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UNC-Chapel Hill COMP 004 - Representing Concepts, Part 1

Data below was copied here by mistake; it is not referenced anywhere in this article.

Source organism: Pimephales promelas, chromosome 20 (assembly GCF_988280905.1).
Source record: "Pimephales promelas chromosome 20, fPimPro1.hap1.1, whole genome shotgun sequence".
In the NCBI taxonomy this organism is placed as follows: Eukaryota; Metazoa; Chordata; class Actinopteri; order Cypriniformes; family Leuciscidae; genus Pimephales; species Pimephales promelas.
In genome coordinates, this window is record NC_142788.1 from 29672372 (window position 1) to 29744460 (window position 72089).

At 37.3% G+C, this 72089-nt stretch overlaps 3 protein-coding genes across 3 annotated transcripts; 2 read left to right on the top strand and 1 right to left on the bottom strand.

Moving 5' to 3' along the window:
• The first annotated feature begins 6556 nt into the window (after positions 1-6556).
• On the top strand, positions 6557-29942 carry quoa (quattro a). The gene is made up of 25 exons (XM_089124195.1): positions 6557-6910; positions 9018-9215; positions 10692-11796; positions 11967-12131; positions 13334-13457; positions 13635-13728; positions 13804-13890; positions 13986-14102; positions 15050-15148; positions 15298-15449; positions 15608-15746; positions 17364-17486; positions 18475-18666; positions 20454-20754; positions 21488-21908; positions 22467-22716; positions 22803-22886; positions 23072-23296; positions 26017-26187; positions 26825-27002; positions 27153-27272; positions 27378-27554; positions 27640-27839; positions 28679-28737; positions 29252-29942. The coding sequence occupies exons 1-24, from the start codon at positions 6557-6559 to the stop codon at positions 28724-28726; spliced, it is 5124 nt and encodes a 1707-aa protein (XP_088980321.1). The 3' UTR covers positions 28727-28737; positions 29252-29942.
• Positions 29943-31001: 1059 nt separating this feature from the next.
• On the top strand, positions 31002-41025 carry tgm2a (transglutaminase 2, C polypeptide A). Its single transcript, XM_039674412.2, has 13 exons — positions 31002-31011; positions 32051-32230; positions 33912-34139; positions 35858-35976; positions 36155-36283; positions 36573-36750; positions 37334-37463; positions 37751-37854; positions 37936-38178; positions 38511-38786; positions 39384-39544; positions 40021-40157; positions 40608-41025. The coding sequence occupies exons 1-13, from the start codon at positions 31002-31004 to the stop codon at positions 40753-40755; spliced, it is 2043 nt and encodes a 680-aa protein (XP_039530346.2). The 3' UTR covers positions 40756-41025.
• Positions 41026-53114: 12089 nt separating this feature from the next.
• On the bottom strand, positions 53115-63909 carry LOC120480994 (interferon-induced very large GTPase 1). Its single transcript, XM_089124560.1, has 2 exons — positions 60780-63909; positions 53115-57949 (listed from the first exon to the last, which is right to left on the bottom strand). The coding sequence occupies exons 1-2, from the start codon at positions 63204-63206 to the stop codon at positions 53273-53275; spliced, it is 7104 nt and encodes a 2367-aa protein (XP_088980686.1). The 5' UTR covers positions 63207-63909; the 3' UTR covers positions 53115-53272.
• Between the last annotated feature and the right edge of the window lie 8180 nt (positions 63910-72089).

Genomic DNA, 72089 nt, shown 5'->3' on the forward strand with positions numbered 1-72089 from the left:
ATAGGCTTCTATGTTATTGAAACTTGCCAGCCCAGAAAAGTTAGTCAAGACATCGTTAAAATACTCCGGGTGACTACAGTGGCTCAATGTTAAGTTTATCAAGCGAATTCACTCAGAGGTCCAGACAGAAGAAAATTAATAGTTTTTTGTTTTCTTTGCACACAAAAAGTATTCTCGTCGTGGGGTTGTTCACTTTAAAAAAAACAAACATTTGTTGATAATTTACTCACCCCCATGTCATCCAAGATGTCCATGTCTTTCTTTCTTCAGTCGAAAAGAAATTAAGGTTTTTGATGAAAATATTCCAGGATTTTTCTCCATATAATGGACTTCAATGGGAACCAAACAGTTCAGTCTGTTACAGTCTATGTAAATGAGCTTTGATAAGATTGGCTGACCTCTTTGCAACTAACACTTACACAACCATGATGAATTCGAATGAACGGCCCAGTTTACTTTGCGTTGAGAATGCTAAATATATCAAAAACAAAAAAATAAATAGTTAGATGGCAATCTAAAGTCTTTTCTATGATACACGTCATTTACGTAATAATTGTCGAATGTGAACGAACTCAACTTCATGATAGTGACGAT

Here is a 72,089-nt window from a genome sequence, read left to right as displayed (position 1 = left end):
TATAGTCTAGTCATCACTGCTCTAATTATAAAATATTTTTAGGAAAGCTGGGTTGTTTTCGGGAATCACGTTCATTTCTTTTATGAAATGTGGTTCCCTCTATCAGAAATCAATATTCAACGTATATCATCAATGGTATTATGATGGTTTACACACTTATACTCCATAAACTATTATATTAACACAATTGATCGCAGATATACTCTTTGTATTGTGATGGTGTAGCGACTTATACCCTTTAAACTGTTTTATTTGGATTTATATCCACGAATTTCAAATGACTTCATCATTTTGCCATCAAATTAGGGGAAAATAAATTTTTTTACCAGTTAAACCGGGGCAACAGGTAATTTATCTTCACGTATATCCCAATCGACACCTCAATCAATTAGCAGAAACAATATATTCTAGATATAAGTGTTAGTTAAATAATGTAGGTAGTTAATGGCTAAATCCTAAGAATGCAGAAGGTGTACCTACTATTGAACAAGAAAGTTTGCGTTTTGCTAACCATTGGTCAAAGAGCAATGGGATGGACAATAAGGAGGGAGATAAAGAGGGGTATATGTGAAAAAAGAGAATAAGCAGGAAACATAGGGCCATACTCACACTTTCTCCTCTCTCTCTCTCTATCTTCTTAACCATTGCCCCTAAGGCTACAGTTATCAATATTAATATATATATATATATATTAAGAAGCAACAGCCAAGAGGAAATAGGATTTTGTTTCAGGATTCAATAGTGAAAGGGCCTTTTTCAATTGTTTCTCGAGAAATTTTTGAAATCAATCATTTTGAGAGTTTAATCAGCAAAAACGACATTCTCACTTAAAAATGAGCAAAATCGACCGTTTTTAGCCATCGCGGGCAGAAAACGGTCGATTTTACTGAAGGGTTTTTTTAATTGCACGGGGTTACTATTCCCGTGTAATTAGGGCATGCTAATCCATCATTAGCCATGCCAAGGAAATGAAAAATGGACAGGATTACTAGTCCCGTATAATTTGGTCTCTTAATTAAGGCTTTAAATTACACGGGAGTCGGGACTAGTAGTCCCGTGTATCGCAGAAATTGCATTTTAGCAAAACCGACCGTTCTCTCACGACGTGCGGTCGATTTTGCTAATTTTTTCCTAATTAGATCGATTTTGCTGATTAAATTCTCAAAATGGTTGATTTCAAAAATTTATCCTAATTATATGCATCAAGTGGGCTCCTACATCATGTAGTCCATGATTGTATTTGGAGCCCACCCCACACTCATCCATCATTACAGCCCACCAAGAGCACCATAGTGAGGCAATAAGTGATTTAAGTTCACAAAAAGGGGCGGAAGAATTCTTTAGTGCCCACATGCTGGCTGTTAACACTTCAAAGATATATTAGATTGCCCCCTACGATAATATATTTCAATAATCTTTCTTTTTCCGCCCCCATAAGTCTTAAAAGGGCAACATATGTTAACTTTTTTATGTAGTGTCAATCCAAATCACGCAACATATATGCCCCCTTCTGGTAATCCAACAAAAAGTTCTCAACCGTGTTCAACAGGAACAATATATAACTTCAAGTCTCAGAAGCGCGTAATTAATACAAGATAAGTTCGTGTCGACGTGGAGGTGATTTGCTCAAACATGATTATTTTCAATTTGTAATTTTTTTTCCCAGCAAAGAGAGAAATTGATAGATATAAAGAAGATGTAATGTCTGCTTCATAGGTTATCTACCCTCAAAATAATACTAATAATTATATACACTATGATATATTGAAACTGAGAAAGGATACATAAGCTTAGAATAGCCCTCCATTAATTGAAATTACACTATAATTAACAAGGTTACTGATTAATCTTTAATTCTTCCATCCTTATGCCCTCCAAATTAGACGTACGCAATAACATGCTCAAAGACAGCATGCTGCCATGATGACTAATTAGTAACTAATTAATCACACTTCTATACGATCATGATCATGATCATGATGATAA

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Representing concepts, Part 1Representing conceptsSlide 3Slide 4Slide 5Slide 6Slide 7Positional systemsSlide 9Slide 10Slide 11Positional valuesSlide 13Slide 14Slide 15Slide 16Slide 17Slide 18Slide 19Slide 20Slide 21Slide 22Slide 23Numeric values in binary systemsSlide 25Negative numbersSlide 27Digression: Limitations on precisionSlide 29Slide 30COMP 4—Power Tools for the Mind1What’s in the box?Representing concepts, Part 1What we’ll cover for Part 1 :•Representing concepts in a computer–Five concept types–Numbering systems:•additive•positional–How to represent our decimal number values in a computer containing on-off switchesPower ToolsCOMP 4—Power Tools for the Mind2What’s in the box?•How do humans represent concepts? Examine:–Annual earnings of a UNC-CH faculty member.–Script of Gone with the Wind.–Set of fingerprints found in a police department.–Tarzan yell.–Recipe for making chicken fajitas.•Five basic kinds of concepts (data/information)•Want a single, common way to represent all five.–Can be encoded as numbers; which in turn can appear as signals at the hardware level.Representing conceptsCOMP 4—Power Tools for the Mind3What’s in the box?Representing numeric values•Additive:  / / / / /–Are any systems we use additive?•Can some symbols have a face value other than 1? •Positional: –Face value •Unique symbols: represent elementary quantities.–Place value•Value determined by position it occupies.•Base determines how many unique symbols are used.–Raising the base to all its powers gives the place value. –Total value: face value * place value.COMP 4—Power Tools for the Mind4What’s in the box?Counting with ten fingers (& Arabic numbers)0 1 2 3 4 5 6 7 8 9--Symbols represent values from 0 through 9.--How do we represent values greater than 9? Use other symbols?--Base? baseplace valuespowers104 103 102 101 100 10,000 1,000 100 10 1 2 3 1 7 8 6 0 4 1 3How would you describeyour algorithm tofind the total value of each number?COMP 4—Power Tools for the Mind5What’s in the box?Suppose, we count with only 5 fingers...Symbols? WHAT has changed?? What remains same??baseplace valuespowers b4 b3 b2 b1 b0625 125 25 5 1 2 1 1 five = ??ten 4 0 3 five = ??tenNotice base notation: numberbaseDecimal is most common, so may omit base notation.Suppose, we count with only 2 fingers...Base? Number of symbols?Quiz: How would you represent the value 2?0 1 2 3 4COMP 4—Power Tools for the Mind6What’s in the box?baseplace valuespowers 26 25 24 23 22 21 20 64 32 16 8 4 2 1 0 1 1 0 1 1 1 0 0 1 0 1 1 1 0 1 1 1 1 0 0 0 1 0 0 1 1 0 1 0Notice as you read down, looks somewhat like an advancing odometer:Note 0 as “place holder” for the least significant digits with 0 value.COMP 4—Power Tools for the Mind7What’s in the box?100000 10000 1000 100 10 1 0 1 2 3 4 5 6 7 8 9 baseplace valuespowers 105 104 103 102 101 100Same thing for base ten: 1 0 1 1 1 2 ... 2 0 ... 9 9 ... 1 0 0COMP 4—Power Tools for the Mind8What’s in the box?Positional systems•What determines number of unique symbols used in a positional numbering system, then?•What determines value of each position?•Here’s a number: 1110–What value does it represent? (what is its decimal equivalent?)But WAIT!…what’s the problem here?COMP 4—Power Tools for the Mind9What’s in the box?Base 10 place values: 10,000 1,000 100 10 1 625 125 25 5 1Base 5 place values: 16 8 4 2 1Base 2 place values: 1 1 1 0 base xFace values:Dec.Value:Same algorithm: Sum of (face*place) =Base x:Base 10:Base 5:Base 2:1*1000 + 1*100 + 1*10 + 0*1 =1* 125 + 1*25 + 1*5 + 0*1 =1* 8 + 1* 4 + 1*2 + 0*1 =1,110 155 14Even more fingers…….Hexadecimal–0 1 2 3 4 5 6 7 8 9BEEF16 What is its decimal equivalent?164 163 162 161 160 baseplace valuesface valuespowers 65,536 4,096 256 16 1B E E F 16What algorithm do you use to find total value?11*4096 + 14*256 + 14*16 + 15*1 = 48,87910A B C D E F 10 11 12 13 14 15 dec value•Base 16: quick---how many fingers…or symbols? 2 A D10= 68510Hexadecimal ... used by Programmers!•for “looking” at the actual bits that are stored in memory (e.g. memory dump)•for “specifying” binary data. HEXadecimal is an efficient shorthand notation for Binary•one HEX symbol specifies 4 bits01101110 = 6E 11111111 = FF HEX BI HEX BI HEX BI HEX BI0 0000 4 0100 8 1000 C 11001 0001 5 0101 9 1001 D 11012 0010 6 0110 A 1010 E 11103 0011 7 0111 B 1011 F 1111COMP 4—Power Tools for the Mind12What’s in the box?Positional values•These are legal in their respective bases:–A489C16 –356728 – 24415•These are not: why?–87728 – 3A576910 –112112QUOTABLE•Base affects value! (place values change)–324510 is not equal to 32456–But: 1510 = 11112 = F16COMP 4—Power Tools for the Mind13What’s in the box?Simple to convert from any base to a decimal base; or from a decimal base to another base•Converting a base-x number to a decimal numbere.g.: 2134 = ?10 –first, find place values (how???)baseplace values(face values)powers 43 42 41 4064 16 4 1 2 1 34–second, find total values (how???)2*16 + 1*4 + 3*1 = 39Tot Value = SUM of (each face value * each place value)COMP 4—Power Tools for the Mind14What’s in the box?Converting a decimal number into base-x number–first, determine symbols (face values) used in base x. (How?)–second, find place values for base x. (How?)–Start far left as reasonable, and try largest face value: does it fit? If so, fill in. If not, try next smallest face value. Repeat. •In other words: Fill in table with enough numbers until it totals desired decimal value--sort of reversing the algorithm. Example:


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